Re: [Full-disclosure] Getting Off the Patch

I don't understand this thread and what is new.

We all know it is rather hard to get protection from unknown threads,
and especially the unknow unknown. Competent administrator can try to
mitigate known unknown, eg common threats that may affect a software by
In that way, patching is not on the front of the protections, true, but
it doesn't mean you can filter 100% of the potential threats. No one can
say it.
And anyway, patching is always a must because it is there to correct an
error, the source of the problem and leave a few less chances to the

But this is so well known, at least I thought, that I wonder what is the
purpose of all of this.

Le jeudi 13 janvier 2011 à 19:56 +0100, Pete Herzog a écrit :

Please allow me to strip away any opinion for a moment and focus on
the facts which seem to be something we will agree on.

1. A patch when applied changes the source code.
2. Patches are released AFTER a flaw is reported.
3. A patch will fix one or more reported flaws in the code.
4. The means to absolutely verify the true source of the patch
requires that your security has not already been compromised.
5. Evidence shows that patches, under the guise of security, have been
used in the past as a means for a company to change the function of
their product, remove content, or enforce licensing terms after it has
been purchased and installed on the computer.
6. Patching alone, without operational controls, has not shown to
protect systems or services consistently.

Therefore using the facts, we can logically conclude the following:
For every software, there are an unknown quantity of flaws. You
protect the software with multiple varied controls to protect against
flaws both reported and not. Therefore when you fix the flaw, you are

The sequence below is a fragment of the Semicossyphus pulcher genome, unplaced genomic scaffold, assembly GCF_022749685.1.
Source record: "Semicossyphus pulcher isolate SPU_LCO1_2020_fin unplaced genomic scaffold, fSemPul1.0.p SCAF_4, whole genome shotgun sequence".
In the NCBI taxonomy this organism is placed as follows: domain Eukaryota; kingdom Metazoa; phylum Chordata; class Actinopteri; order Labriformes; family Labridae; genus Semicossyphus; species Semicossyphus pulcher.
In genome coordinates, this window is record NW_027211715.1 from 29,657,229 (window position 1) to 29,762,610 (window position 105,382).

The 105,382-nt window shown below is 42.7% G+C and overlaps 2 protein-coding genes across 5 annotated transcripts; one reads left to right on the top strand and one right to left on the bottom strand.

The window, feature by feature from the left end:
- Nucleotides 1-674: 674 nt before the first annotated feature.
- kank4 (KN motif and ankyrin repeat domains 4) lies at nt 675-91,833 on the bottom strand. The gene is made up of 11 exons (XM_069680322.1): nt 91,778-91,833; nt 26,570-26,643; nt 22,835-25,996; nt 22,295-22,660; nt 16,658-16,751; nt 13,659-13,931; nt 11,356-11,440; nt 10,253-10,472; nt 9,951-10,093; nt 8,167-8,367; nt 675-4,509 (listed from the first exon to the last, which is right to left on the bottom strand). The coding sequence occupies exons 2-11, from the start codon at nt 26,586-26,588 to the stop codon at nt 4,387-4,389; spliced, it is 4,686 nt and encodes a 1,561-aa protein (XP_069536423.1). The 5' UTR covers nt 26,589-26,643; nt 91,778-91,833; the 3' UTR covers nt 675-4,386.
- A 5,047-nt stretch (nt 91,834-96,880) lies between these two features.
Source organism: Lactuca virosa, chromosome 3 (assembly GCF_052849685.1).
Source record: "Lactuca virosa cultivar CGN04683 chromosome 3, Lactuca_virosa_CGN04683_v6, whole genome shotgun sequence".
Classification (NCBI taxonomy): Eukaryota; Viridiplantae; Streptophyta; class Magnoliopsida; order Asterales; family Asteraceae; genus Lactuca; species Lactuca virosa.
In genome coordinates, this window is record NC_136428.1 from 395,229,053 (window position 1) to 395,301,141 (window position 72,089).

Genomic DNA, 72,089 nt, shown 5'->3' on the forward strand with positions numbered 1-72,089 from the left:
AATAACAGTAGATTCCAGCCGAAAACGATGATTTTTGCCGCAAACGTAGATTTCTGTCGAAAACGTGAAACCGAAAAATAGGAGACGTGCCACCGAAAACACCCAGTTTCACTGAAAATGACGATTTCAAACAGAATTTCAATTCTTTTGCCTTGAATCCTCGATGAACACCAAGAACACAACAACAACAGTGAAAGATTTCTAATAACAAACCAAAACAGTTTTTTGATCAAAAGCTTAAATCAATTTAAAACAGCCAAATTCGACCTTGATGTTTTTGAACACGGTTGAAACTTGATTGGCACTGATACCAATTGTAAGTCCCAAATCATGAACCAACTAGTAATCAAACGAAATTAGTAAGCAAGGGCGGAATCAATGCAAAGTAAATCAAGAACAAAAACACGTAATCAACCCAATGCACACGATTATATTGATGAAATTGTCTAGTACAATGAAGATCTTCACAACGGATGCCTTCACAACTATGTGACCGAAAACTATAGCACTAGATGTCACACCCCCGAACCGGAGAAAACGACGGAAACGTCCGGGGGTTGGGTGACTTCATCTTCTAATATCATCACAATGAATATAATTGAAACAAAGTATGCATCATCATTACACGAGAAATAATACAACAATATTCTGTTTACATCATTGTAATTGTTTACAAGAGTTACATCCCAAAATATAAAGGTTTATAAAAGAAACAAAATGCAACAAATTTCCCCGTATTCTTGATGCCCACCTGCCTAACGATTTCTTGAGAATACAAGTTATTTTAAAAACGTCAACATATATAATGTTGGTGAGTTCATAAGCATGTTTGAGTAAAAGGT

only fixing a known and reported flaw. This does not protect you
against the unknown, unreported flaws still existing and why you still
need operational controls. So to say that you need to patch to fix a
flaw ignores all the flaws you don't know about. To fix each flaw in
addition to adding controls adds new uncertainties both to the
software and the operational controls and requires further
verification testing to avoid surprise problems. A small change does
not mean it's a small test. To ignore the functional testing after
patching is to trust that the software maker knows your operations
better than you, has your best interest in mind above their own
profits, and that is if you can even be sure of where the patch came
from. Patch only because you can't control the interactions, can't
stop the interactions, don't do any quality control or functionality
testing anyway, or don't know if you've been already compromised anyway.


On 1/11/2011 2:53 PM, Zach C wrote:
Hmm. So you propose other measures of security as a way of circumventing the requirement of patching vulnerable software. That's nice, but it occurs to me that the vulnerable software is still vulnerable, and sandboxing (as you mentioned in an example) isn't always possible or feasible -- maybe it requires a code change, who knows. I see you mention the time it takes to test patches and their effect on your workflow, but I would figure an equal or greater amount of time would then need to be spent on other solutions as well -- and even when those other solutions are implemented, the software that you're doing all this to is still vulnerable, and likely in a way that such measures can't really prevent all that well (code theft, etc).

Am I mistaken? I thought I got all that right. I haven't read the OSSTMM 3 yet, granted (it's on my to-do list), but I would think that it's still worth doing all that -- just that disregarding patches entirely in favor of this isn't the solution either, which is probably not what you're saying. :)

On Jan 10, 2011, at 11:41 AM, Pete Herzog<lists@xxxxxxxxxx> wrote:


Here's a new article on how and why you may want to stop patching your
software and take a new approach to your security.

"So if patching is a tactic towards a particular security strategy,
how can that be bad? I never said it was all bad. There are reasons
where patching makes sense just like there are reasons to get a kick
from a cup of coffee, get kicked by a shot of tequila, or spray stuff
up your nose to breathe easier for 1.5 seconds. Yes, for the record, I
am comparing patching to nasal spray."

Read it here:


Pete Herzog - Managing Director - pete@xxxxxxxxxx
ISECOM - Institute for Security and Open Methodologies - -

Full-Disclosure - We believe in it.
Hosted and sponsored by Secunia -

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